Semen bank of italian local pig breeds

The modern pig industry relies on a relatively limited number of breeds,
common to all countries, which are used in the framework of highly
integrated breeding schemes. The evolution of improved pig populations
over the last decades has brought some performances close to their
biological or economic optimum, thus reducing their future importance in
the breeding objectives. Consequently, traits as meat and fat quality,
reproductive fitness, mothering abilities, adaptation to extensive
conditions are likely to receive more and more attention. The necessity
to develop alternative stocks for meeting a wide variety of
market/production conditions is recognized. This implies to give more
attention to "unconventional" germplasm, such as those provided by so-called minor or local breeds. Several local breeds are indeed presently
at risk of becoming extinct, a risk that accrues from their small
population size and from the lack of economic valorisation of their
potential. A rational policy of conservation of pig genetic resources is
needed. Today, conservation by maintaining breeds within their production
system - i.e. in situ - integrated with cryoconservation of gametes,
embryos and somatic cells - i.e. ex situ - is widely advocated.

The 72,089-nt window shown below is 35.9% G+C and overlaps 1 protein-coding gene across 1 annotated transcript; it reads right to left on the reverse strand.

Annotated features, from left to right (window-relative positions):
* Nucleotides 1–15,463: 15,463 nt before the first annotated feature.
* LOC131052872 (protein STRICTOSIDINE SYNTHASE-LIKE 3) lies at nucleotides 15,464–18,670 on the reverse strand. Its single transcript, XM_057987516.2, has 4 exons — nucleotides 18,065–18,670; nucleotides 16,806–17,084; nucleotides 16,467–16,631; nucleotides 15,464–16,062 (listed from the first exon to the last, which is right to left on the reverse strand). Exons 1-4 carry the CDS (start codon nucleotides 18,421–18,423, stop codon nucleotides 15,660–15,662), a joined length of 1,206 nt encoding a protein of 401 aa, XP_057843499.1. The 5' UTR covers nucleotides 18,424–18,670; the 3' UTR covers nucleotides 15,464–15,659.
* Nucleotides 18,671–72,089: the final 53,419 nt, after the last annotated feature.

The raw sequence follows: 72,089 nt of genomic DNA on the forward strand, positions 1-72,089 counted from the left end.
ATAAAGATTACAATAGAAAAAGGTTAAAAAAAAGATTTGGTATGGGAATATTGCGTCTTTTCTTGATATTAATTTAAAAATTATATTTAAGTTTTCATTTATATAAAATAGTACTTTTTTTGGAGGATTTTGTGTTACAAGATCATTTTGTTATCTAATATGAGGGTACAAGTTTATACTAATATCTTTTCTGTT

Cryoconservation brings safety in the long term against the risk of
genetic erosion. Material stored is used as a back up in case genetic
problem or extinction occur.
In 1996 European Commission granted a project, entitled "European gene
banking project for pig genetic resources", for the conservation of pig
genetic resources in 4 European countries (France, Germany, Spain,
Italy). In this framework a conservation programme was carried out by
IBBA, ex IDVGA, in four Italian local pig breeds Cinta Senese, Casertana,
Mora Romagnola and Nera Siciliana. Objectives of the program were: i)
primary characterisation of the breeds, ii) evaluation of the
reproductive and productive performances, iii) collection of DNA for the
estimation of genetic distances among the breeds. The end-product of the
project was the creation of the "Semen bank of Italian local pig breeds".
For the first time in Italy a gene bank of animal genetic resources was
created for conservation. The semen bank was developed in collaboration
with a private AI company (ELPZOO spa), the Italian Breeder Association
(ANAS) and ConSDABI - Italian National Point FAO. A total of 30.835
straws of the four Italian local breeds have been stored in the semen
bank at December 2002. In the near future we plan to include in the bank
another breed (Calabrese), not yet represented, and to increase both the
number of straws and donors of the breeds already stored. IBBA
researchers are now participating at European level to the discussion on
the criteria to optimise number and material (semen or embryos) to store
and cost for the creation of the banks. At national level IBBA is
promoting the development of a legal framework for access to semen stored
in the bank and open the discussion on the creation of a National Gene
Bank for all the farm animals.